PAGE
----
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    ABSTRACT: This White Paper, submitted to the recent ESA call for science themes to define its future large missions, advocates the need for a transformational leap in our understanding of two key questions in astrophysics: 1) How does ordinary matter assemble into the large scale structures that we see today? 2) How do black holes grow and shape the Universe? Hot gas in clusters, groups and the intergalactic medium dominates the baryonic content of the local Universe. To understand the astrophysical processes responsible for the formation and assembly of these large structures, it is necessary to measure their physical properties and evolution. This requires spatially resolved X-ray spectroscopy with a factor 10 increase in both telescope throughput and spatial resolving power compared to currently planned facilities. Feedback from supermassive black holes is an essential ingredient in this process and in most galaxy evolution models, but it is not well understood. X-ray observations can uniquely reveal the mechanisms launching winds close to black holes and determine the coupling of the energy and matter flows on larger scales. Due to the effects of feedback, a complete understanding of galaxy evolution requires knowledge of the obscured growth of supermassive black holes through cosmic time, out to the redshifts where the first galaxies form. X-ray emission is the most reliable way to reveal accreting black holes, but deep survey speed must improve by a factor ~100 over current facilities to perform a full census into the early Universe. The Advanced Telescope for High Energy Astrophysics (Athena+) mission provides the necessary performance (e.g. angular resolution, spectral resolution, survey grasp) to address these questions and revolutionize our understanding of the Hot and Energetic Universe. These capabilities will also provide a powerful observatory to be used in all areas of astrophysics.
    06/2013;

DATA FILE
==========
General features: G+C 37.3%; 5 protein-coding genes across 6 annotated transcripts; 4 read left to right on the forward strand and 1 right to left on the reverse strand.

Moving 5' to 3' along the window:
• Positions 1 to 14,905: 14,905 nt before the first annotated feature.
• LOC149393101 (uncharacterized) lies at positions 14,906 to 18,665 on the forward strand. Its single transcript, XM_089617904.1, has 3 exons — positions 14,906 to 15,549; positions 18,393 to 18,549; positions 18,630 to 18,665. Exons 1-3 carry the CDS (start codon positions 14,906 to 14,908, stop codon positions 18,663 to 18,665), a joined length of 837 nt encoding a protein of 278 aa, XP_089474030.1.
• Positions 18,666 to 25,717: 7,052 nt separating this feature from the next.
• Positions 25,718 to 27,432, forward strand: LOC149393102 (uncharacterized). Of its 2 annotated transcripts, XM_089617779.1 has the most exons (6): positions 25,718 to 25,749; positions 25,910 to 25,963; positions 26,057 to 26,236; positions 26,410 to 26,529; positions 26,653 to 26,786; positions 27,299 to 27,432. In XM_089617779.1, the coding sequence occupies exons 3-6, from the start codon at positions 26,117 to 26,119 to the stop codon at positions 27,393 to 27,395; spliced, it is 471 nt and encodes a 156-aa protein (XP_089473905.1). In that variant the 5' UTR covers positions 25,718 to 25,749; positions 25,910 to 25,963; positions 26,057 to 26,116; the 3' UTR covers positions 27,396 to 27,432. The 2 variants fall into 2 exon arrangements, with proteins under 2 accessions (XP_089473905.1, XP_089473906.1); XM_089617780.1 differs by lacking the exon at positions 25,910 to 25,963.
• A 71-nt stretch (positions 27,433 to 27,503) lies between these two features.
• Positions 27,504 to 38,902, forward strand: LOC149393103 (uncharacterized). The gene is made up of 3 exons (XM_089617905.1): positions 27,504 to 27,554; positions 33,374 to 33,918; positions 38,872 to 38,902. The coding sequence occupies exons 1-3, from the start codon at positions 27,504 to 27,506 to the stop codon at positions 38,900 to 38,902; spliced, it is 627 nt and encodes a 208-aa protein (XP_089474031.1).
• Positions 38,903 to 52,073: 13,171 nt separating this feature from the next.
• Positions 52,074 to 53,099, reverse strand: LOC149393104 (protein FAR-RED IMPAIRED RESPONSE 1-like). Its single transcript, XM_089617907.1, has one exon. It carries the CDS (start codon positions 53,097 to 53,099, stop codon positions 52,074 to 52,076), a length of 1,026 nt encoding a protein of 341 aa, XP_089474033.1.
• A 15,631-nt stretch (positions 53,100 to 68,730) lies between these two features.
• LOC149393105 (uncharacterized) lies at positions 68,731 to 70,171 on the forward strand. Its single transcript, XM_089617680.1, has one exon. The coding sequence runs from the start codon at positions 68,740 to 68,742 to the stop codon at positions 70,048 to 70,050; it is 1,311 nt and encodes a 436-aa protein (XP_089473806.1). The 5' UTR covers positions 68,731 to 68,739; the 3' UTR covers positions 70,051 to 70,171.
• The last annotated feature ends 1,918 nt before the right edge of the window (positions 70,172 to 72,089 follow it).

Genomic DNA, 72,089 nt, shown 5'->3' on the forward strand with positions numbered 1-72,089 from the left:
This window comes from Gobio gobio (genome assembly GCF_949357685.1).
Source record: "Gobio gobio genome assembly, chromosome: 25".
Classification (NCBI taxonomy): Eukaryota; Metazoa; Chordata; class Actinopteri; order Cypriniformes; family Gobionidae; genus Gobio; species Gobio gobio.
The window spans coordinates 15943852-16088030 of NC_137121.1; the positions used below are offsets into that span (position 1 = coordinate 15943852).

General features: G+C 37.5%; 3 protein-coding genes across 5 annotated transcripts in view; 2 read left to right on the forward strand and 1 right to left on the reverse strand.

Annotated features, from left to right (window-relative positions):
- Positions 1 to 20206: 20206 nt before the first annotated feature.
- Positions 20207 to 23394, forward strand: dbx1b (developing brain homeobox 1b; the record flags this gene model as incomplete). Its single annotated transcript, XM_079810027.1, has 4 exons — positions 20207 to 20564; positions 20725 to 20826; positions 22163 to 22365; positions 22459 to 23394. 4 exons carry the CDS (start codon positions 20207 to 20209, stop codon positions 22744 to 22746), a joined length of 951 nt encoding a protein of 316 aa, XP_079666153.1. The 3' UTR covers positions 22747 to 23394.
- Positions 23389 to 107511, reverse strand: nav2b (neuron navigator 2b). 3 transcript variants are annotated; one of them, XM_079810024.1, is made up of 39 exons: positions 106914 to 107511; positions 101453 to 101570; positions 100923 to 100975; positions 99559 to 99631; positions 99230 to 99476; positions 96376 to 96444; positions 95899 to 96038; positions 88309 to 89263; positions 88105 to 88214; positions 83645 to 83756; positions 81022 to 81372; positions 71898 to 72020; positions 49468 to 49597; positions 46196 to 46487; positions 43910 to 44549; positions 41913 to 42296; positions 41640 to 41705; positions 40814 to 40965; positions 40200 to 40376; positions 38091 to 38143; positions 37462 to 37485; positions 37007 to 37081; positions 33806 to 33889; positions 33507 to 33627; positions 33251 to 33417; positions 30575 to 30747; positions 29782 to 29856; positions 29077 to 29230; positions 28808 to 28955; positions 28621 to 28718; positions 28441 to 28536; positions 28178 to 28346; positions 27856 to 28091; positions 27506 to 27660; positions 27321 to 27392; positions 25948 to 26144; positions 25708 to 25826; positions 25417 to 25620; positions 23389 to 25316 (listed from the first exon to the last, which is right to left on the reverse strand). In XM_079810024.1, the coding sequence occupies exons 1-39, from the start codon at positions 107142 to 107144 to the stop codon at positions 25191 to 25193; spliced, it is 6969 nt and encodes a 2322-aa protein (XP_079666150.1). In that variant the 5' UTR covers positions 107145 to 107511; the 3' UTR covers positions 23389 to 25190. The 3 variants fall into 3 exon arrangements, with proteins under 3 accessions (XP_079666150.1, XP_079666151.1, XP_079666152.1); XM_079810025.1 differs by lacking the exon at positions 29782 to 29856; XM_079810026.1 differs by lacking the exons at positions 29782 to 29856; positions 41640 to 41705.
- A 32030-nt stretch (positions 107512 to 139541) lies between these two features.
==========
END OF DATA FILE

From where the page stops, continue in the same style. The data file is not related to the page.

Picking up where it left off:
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    ABSTRACT: Understanding the astrophysics of feedback in active galactic nuclei (AGN) is key to understanding the growth and co-evolution of supermassive black holes and galaxies. AGN-driven winds/outflows are potentially the most effective way of transporting energy and momentum from the nuclear scales to the host galaxy, quenching star formation by sweeping away the gas reservoir. Key questions in this field are: 1) how do accretion disks around black holes launch winds/outflows, and how much energy do these carry? 2) How are the energy and metals accelerated in winds/outflows transferred and deposited into the circumgalactic medium? X-ray observations are a unique way to address these questions because they probe the phase of the outflows which carries most of the kinetic energy. We show how a high throughput, high spectral resolution instrument like the X-ray Integral Field Unit (X-IFU) on Athena+ will allow us to address these questions by determining the physical parameters (ionization state, density, temperature, abundances, velocities, geometry, etc.) of the outflows on a dynamical time-scale, in a broad sample of nearby bright AGN. The X-IFU will also allow direct spectral imaging of the impact of these winds on the host galaxy for local AGN, forming a template for understanding AGN at higher redshifts where wind shocks cannot be resolved.
    06/2013;
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    ABSTRACT: In order to discern the physical nature of many gamma-ray sources in the sky, we must look not only in spectral and spatial dimensions, but also understand their temporal variability. However, timing analysis of sources with a highly transient nature, such as magnetar bursts, is difficult: standard Fourier techniques developed for long-term variability generally observed, for example, from AGN often do not apply. Here, we present newly developed timing methods applicable to transient events of all kinds, and show their successful application to magnetar bursts observed with Fermi/GBM. Magnetars are a prime subject for timing studies, thanks to the detection of quasi-periodicities in magnetar Giant Flares and their potential to help shed light on the structure of neutron stars. Using state-of-the art statistical techniques, we search for quasi-periodicities (QPOs) in a sample of bursts from Soft Gamma Repeater SGR J0501+4516 observed with Fermi/GBM and provide upper limits for potential QPO detections. Additionally, for the first time, we characterise the broadband variability behaviour of magnetar bursts and highlight how this new information could provide us with another way to probe these mysterious objects.
    03/2013;